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Technology and Teaching Poetry

Poetry is a difficult subject to entice students to immerse themselves in. Poetry is often neglected throughout elementary and high school, as well as in teacher-education courses entirely. Digital poetry can be taught in so many unique ways that cannot be done with an old poetry textbook. Allowing students to find and create poems that resonate with them encourages students to discover the diversity of poetry. The accessibility for digital poetry is at an all-time high, as is every form of digital media. Most schools in America issue their students electronic devices. At this rate, digital poetry is significantly more accessible than paper format.

Audiobook Poetry for Children

Poetry and audiobooks are two terrific resources for children learning to read. Poetry is a literary form that emphasizes language structures in unique ways to connect lines inside a poem. Poetry frequently rhymes, which is an excellent approach to improving phonemic awareness. Phonemic awareness is the capacity to perceive and control sounds in language through writing. Children learn to break words down into phonemes through rhyming, which strengthens their decoding and comprehension skills. Poetry introduces children to new words, enhancing their vocabulary. Reading longer materials might be challenging for a new reader. On the other hand, poetry presents concise texts that are rich in significance. Additionally, poetry’s frequent use of metaphors enables more nuanced readings of the material. Children learn to become more self-assured, independent thinkers because poetry allows for personal interpretation. 

The benefits of audiobooks for new readers are very similar to that of poetry. Students can hear the precise letter sounds and word-forming letter patterns through audiobooks. In addition to increasing vocabulary, understanding, and critical thinking abilities, audiobooks encourage student interaction with the material and expose them to a wider variety of terms. Students who listen to audiobooks are exposed to academic jargon and book language. Their previous knowledge, a crucial element for a developing student, is built through exposure. Audiobooks also promote the growth of higher-order thinking abilities. Combining these two resources for new readers could make a significant difference in children’s reading skills and their appreciation for poetry as they get older.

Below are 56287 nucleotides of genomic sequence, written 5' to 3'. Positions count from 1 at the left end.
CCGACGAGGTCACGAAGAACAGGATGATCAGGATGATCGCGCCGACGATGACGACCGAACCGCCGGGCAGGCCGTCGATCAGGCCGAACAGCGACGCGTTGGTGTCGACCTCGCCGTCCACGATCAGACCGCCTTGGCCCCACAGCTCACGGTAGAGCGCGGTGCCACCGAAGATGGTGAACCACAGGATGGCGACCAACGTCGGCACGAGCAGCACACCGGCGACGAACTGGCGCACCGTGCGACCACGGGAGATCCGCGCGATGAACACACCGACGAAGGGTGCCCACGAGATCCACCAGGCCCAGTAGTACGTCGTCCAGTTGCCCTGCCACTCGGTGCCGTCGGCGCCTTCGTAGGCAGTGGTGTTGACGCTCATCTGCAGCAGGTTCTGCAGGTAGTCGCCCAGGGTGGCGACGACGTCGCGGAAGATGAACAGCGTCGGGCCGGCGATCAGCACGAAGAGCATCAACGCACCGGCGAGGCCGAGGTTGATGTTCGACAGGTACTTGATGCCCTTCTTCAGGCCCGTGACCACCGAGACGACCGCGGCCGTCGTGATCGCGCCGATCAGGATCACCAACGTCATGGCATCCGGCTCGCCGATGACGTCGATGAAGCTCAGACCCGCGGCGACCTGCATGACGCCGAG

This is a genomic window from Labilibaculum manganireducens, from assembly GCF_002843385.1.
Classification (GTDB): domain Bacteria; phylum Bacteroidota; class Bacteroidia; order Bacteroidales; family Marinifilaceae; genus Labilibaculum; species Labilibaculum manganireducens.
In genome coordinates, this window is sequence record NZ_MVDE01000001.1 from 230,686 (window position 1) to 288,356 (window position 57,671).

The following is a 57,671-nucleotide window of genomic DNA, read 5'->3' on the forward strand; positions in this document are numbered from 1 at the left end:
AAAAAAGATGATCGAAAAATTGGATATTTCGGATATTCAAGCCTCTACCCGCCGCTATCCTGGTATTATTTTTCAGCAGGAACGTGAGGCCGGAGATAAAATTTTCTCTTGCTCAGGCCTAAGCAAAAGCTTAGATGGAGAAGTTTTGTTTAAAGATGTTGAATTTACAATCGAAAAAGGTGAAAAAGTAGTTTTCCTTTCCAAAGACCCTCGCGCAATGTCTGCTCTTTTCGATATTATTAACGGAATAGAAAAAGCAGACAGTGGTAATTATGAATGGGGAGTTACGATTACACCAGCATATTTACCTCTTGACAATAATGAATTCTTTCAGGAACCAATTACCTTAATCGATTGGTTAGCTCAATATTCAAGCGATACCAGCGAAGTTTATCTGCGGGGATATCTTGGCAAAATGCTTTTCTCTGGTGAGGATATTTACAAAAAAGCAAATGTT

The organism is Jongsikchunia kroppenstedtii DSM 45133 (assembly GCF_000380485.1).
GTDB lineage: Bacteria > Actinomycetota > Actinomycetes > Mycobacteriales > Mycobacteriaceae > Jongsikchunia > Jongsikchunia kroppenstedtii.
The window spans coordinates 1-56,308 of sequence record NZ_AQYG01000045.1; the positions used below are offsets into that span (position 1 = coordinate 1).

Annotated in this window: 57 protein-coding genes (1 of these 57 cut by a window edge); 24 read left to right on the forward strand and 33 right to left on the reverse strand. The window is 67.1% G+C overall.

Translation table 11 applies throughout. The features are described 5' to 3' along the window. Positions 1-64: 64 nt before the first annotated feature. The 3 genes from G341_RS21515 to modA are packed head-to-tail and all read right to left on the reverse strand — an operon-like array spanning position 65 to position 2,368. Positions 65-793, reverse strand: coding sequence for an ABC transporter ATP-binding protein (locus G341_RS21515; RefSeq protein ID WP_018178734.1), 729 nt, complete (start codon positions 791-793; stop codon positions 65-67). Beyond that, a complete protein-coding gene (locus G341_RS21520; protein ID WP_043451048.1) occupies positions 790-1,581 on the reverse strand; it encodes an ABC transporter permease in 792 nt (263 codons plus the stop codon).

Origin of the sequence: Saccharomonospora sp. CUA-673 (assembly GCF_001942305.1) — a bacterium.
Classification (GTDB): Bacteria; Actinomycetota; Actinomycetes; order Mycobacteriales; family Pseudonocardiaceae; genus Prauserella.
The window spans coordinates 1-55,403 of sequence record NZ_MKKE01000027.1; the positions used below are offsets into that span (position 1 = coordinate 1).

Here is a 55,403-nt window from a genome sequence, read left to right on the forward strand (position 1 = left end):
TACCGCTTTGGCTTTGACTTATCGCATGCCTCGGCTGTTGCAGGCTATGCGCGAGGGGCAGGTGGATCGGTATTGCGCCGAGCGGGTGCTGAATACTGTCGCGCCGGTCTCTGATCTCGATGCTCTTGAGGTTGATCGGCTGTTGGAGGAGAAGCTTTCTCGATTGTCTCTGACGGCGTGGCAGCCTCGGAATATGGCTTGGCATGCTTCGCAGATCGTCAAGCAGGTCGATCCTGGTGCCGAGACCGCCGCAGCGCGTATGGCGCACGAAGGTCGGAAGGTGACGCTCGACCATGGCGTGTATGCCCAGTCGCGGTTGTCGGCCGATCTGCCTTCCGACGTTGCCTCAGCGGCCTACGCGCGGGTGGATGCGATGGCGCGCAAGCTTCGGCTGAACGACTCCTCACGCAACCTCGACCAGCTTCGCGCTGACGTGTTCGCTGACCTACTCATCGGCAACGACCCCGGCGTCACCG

Digital Poetry vs. Poetry Textbooks

Students are only exposed to a narrow variety of poetry styles, subjects, and writers since teachers rely on overly well-known poems and ways of studying them. Handing a student a poetry textbook comprised entirely of the same authors and the same kinds of poetry is dull and uninspiring. Poetry textbooks have been done to death and can be listed as a contributing factor to students’ distaste for the writing medium.

A study called “The Transpoemation Project” chose a group of ninth graders to explore digital poetry with. They gave these students a project where they wrote their own poem, took it from pages to devices, and then transformed their poem into a movie. The students’ knowledge that they were going to make a short film of their poem allowed them to be more creative with their uses of themes and language. Translating a poem from the page to the screen highlighted the importance of analyzing their work. The same poem was read by various students in different ways, and the aesthetic decisions creators made when utilizing technology to animate the poem encouraged the other students to experience the ‘filmmaker’s’ interpretation of the text.

 Poetry inspires us to consider how to use the various multimedia tools at our disposal to increase students’ comprehension and appreciation. Students must use creativity, critical thinking, problem-solving skills, and interact with a poem multiple times to translate verse from the page to the screen. It would have been impossible for the students in this study to complete this project without extensively re-reading their poems. This repetitive reading exercise improved understanding and aided interpretation.

Poetry Appreciation

Poetry is becoming near extinct in education as a whole. Even when poetry is taught, most teachers do not feel confident in teaching it. They resort to picking apart similar themes and never exposing students to anything new. Implementing technology into teaching poetry could be very influential. Translating a poem from the page to the screen and then taking it further and animating the poetry brings it to life. Projects similar to “The Transpoemation Project” have the potential to make learning poetry more enjoyable and influential. The ninth graders who participated in that study are sure to, at the very least, remember how fun their experience was. The potential of audiobook poetry to introduce children to it at a young age could create a lifelong appreciation for poetry. A new age of technology has ushered in new ways of teaching nearly everything. So why should poetry be an exception?